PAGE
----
Initiatives of Two Institutions:

Old Dominion University [ODU] and Norfolk State University [NSU]

  • We Are O.N.E.
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EVMS Students
Students at
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    Founded in 1930 as a Norfolk campus of The College and William and Mary, Old Dominion University now operates independently as a large, diverse public university. Just under half of ODU’s over 24,000 students are white; and nearly one-quarter have military affiliation. VCP students receive academic, clinical, and research training at ODU.

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    Founded in 1935, Norfolk State University provides VCP students academic and research opportunities at a mid-sized Historically Black College/University. A public university, NSU has approximately 5,300 enrolled students, about half of whom commute from off campus.

Diversity Committee
Our Mission

The Diversity Committee exists to cultivate an atmosphere of inclusion and mutual respect that highlights and celebrates diversity within the Virginia Consortium and the broader community. We recognize that such an atmosphere is not an end-state but rather an ongoing process and an attitude to be embodied and enacted by our faculty and students both personally and professionally.

Who We Are
  • CHAIRS: Charlotte Dawson, Nathan Hager, and Dr. Jennifer Flaherty
  • FACULTY: Dr. Catherine Glenn; Dr. Kathrin Hartmann, Professor Emerita; Dr. Desideria Hacker, & Dr. Alan Meca
  • STUDENTS: Raksha Kandlur, Laura Kenneally, Jamie Macchia, Emily Putnam and Emma Trierweiler
  • Initiatives

    Research and Practice
    Our faculty and students are conducting research and practice that impacts at-risk communities and marginalized groups. Click the buttons below to view some examples.
    Photo of Dr. Kelli England
    Dr. Kelli
    Pediatric Health
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    Dr. Paul
    Community Tobacco
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    Dr. Alan
    Cultural Identity
    O'Shan Gadsden'
    Dr. O'Shan
    Black Masculinity

    VCPCP Faculty Diversity Spotlight

    MEET Dr. Kathrin Hartmann, Professor Emerita:
    I am an immigrant who came to the United States over 30 years ago as a young adult and at the time already privileged within American society. I was highly educated with a Master’s degree in psychology and I came from Germany, a country where I grew up in a language of similar Indo-European linguistic roots as the English language and with many shared cultural assumptions. Besides its privileges, being a German immigrant also brought negative connotations for some of the people I encountered in the U.S. In particular, the shadow of the brutal Nazi past during the Holocaust that continues to have deep intergenerational effects even for individuals who were born and raised after 1945. My personal upbringing and my university education sensitized me to the marginalization and discrimination of cultural minorities both in Germany, as well as in other countries.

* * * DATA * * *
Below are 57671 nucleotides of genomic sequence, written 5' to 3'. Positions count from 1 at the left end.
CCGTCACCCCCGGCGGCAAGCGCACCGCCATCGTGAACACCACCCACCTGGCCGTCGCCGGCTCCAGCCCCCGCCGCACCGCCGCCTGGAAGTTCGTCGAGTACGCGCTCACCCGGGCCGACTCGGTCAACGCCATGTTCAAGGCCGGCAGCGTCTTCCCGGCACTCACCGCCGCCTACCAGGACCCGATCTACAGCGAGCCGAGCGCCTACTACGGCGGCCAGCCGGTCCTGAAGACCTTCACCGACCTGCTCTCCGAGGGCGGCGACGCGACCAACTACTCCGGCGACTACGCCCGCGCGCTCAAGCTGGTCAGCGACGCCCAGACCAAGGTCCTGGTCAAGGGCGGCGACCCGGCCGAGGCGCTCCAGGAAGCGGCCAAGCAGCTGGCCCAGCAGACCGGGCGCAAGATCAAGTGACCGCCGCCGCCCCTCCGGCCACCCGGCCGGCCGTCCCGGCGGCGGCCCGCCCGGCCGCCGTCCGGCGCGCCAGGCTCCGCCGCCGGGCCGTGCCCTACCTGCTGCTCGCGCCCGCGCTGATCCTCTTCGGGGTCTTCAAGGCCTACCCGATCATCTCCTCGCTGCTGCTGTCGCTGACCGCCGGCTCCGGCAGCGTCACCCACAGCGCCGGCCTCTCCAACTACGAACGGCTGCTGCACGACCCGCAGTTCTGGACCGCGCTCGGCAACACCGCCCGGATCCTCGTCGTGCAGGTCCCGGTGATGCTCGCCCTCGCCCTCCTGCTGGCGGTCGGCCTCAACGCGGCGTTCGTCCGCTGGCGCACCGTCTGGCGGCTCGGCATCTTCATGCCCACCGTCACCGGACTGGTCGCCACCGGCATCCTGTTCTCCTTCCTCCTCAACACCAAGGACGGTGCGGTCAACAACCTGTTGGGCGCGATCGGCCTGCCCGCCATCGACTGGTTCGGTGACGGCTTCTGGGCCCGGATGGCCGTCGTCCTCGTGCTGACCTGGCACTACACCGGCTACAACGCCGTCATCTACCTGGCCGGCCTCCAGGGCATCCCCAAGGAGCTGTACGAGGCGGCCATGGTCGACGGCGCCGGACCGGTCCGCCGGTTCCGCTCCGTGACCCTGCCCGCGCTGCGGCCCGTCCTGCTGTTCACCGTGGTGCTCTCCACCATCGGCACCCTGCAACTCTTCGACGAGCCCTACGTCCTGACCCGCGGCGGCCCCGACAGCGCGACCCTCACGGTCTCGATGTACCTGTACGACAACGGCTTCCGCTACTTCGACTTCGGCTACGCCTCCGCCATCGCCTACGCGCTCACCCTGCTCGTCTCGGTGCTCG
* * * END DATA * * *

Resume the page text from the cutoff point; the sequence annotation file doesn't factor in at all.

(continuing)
By virtue of living in the United States, I was able to deepen my life-long passion about diversity and cultural competence.
    Professionally, as a clinical psychologist, I have the pleasure to work with people of visible and invisible minority status who carry the accumulated burden of micro- and macro-aggressions typically directed at them. Being from a different country sometimes helps my patients and me to establish an easy working alliance that fosters mutual curiosity and trust. I specialized in autism evaluations and became keenly aware of the daily challenges that autistic individuals and their families face. Autism affects children and adults over a lifespan in many aspects of their lives, and especially in social and romantic relationships. In response to our community need, in 2010, several colleagues and I created the EVMS Autism Spectrum Program where we provide evaluations and treatment, conduct research, and advocate in the community by hosting community events and yearly conferences.
    I had the opportunity to teach and mentor several VCPCP clinical psychology students who shared similar interests in cultural diversity and underserved clinical populations during their dissertations and subsequent publications.
    I spent three months on a sabbatical in Chile, South America, to learn directly how neurodiversity is evaluated and treated in this Latin-American country with the hope to expand my knowledge for Latin-American patients in the U.S. I had the chance to present to my colleagues and clinical psychologists at other institutions about cultural competence. I was honored to receive teaching awards in the EVMS psychology internship program over the years (2006, 2010, 2013, and 2015), and most recently the President’s Diversity & Inclusion Champion award in 2018. Professionally, personally, and as a citizen, I will continue advocating for marginalized groups of people within our community whenever I can. At the same time, I will continue to focus on the particular needs of minority communities concerning access to psychotherapy services and appropriate treatment modalities.